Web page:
Pastors and teachers are to work intelligently in their lines, instructing church members how to work in medical missionary lines. When the professed followers of Christ have an indwelling Saviour, they will be found doing as Christ did. They will have no opportunity to rust through inaction. They will have enough to do. And the work which they do under the auspices of the church will be their greatest means of communicating light. 14LtMs, Ms 115, 1899, par. 10

The man who is working according to God’s plan will pray, Let it be known this day in my work for suffering humanity that there is a God in Israel, and that I am Thy servant. Let it be seen that I am working not according to my own impulse and wisdom, but according to Thy word. When man places himself in this attitude, and realizes that he is working out God’s plan, and that God is working out His plan through him, he is in possession of divine power, which knows nothing of defeat. All the power of counter-agencies is of no more account than the chaff of the threshing floor. 14LtMs, Ms 115, 1899, par. 11

We must recognize God’s absolute ownership of us. Our mind, our talents, our skill and money, are to be put to the best use to advance His work, that His character may be revealed in clear lines in every part of the world. God has given to every man his work, and He does not excuse those in high positions who get out of their place, and through some neglect get their work into a tangle. Let each man stand at his post of duty, and keep in right relation to God. There is important work to be done, and no man is to neglect his work in order to take hold of the work which belongs to another. God is not honored by such a course. 14LtMs, Ms 115, 1899, par. 12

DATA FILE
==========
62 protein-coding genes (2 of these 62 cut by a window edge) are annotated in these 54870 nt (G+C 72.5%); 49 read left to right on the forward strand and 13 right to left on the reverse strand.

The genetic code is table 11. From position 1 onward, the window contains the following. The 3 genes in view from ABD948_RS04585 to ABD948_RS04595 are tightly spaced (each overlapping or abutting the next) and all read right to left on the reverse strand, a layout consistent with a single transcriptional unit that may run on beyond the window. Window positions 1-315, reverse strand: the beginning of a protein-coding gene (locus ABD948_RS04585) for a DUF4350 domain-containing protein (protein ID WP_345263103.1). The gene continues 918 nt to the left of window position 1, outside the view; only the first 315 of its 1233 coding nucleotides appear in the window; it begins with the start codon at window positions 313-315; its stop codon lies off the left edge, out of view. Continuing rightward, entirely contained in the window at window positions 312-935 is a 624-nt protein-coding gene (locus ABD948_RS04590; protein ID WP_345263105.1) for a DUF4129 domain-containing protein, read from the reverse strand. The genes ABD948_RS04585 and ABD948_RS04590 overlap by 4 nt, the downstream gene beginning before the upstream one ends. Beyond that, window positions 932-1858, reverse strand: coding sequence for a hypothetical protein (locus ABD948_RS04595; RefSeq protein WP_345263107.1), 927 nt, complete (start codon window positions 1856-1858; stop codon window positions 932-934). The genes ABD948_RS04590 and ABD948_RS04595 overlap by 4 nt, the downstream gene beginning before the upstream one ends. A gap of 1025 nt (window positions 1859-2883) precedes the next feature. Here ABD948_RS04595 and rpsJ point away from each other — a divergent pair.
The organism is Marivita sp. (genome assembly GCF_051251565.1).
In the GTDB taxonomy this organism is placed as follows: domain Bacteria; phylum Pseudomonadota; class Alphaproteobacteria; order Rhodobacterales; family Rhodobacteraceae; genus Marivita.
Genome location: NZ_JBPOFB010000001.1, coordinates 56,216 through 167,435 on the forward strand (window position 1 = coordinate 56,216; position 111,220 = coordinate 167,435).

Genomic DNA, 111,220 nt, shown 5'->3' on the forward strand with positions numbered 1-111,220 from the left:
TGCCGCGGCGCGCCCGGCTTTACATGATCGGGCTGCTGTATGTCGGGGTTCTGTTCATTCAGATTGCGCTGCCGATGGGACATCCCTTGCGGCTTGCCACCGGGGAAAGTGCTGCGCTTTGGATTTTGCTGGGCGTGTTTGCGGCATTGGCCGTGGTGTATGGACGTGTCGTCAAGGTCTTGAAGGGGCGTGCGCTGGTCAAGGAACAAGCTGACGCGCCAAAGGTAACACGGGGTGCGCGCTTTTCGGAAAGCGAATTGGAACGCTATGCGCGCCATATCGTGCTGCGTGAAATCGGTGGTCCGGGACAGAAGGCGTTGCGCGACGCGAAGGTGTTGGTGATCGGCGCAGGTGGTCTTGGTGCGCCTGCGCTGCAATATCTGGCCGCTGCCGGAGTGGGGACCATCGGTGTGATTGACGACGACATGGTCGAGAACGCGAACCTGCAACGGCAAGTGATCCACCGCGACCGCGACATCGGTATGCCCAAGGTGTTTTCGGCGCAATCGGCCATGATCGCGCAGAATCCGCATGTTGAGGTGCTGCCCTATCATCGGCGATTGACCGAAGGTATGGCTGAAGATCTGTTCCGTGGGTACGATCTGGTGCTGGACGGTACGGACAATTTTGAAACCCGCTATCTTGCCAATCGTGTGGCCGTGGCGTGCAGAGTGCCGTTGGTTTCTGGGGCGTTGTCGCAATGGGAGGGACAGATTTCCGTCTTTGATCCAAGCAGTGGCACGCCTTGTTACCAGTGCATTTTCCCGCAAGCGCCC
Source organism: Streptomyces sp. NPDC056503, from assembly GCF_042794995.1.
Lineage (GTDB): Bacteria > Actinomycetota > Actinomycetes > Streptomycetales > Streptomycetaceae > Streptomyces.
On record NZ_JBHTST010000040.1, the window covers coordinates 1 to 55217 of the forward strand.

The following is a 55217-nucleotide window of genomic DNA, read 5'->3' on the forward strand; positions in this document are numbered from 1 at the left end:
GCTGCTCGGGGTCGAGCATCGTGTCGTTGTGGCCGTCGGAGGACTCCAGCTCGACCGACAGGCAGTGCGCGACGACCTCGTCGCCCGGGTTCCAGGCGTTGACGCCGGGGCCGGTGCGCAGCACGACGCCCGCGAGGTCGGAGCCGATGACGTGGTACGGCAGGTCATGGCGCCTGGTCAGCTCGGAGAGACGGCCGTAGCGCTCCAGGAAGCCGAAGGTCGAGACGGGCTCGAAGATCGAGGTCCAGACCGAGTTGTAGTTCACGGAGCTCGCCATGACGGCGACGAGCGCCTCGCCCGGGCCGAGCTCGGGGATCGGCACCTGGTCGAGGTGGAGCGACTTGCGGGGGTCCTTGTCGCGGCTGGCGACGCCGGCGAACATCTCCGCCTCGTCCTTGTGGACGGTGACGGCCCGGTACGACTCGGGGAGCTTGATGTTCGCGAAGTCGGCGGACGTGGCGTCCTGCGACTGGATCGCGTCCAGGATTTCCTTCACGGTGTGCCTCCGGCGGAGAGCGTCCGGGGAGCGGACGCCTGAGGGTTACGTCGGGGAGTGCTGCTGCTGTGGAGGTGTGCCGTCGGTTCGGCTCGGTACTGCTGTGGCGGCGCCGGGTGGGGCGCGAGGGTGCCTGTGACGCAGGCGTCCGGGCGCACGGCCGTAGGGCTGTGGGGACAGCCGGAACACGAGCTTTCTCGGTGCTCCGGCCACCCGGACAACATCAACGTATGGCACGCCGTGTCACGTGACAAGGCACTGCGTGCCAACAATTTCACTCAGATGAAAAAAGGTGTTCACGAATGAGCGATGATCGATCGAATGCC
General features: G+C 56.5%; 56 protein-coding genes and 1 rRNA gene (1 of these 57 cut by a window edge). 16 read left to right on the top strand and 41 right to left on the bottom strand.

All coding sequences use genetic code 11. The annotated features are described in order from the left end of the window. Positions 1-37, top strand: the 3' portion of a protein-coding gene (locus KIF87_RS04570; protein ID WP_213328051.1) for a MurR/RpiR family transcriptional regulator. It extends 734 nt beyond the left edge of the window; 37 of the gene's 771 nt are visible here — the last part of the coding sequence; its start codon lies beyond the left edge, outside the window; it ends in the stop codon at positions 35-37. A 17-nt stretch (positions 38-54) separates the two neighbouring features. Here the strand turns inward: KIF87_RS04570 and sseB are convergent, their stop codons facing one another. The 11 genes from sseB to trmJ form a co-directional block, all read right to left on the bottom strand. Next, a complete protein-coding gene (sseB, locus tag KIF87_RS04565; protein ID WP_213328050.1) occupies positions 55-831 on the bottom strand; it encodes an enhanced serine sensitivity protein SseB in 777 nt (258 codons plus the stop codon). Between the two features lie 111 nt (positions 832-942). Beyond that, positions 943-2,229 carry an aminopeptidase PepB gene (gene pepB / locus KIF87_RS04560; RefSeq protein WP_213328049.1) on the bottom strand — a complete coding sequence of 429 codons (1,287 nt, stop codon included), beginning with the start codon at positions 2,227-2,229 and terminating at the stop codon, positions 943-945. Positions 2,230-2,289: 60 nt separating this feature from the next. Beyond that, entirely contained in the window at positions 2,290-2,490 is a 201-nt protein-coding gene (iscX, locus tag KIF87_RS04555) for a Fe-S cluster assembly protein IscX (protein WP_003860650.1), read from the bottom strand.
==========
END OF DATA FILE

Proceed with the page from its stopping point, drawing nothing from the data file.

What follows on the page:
There are some workers who feel superior in wisdom. They feel that they do not need to seek counsel from God. Nor do they consider whether their fellow workers have facilities with which to work. God needs all-sided men, men who will keep the windows of their soul open heavenward, and let His light shine into the chambers of the mind. The Lord has a large interest in His servants, and especially in those who are lowly in heart. He makes impressions upon the mind of the humble workers. They are just as precious in His sight as those who carry large responsibilities, and who look with superiority upon those who do not stand in such exalted positions. 14LtMs, Ms 115, 1899, par. 13

God cannot work with those who are lifted up in their own estimation, and He leaves them to be filled with their own doings. A Christian is a Christlike man, and for the very reason that he carries heavy responsibilities, he feels it degrading to himself to be in the slightest degree oppressive. If those who are in command have not self-control, they place themselves below the servant. God expects the steward whom He honors to represent the Master. If he cannot represent the patience, the kindness, the long-suffering love, the honesty and self-denial of Christ; if he forgets that he is a servant, and lifts himself up, it would be well for the people to discharge him. 14LtMs, Ms 115, 1899, par. 14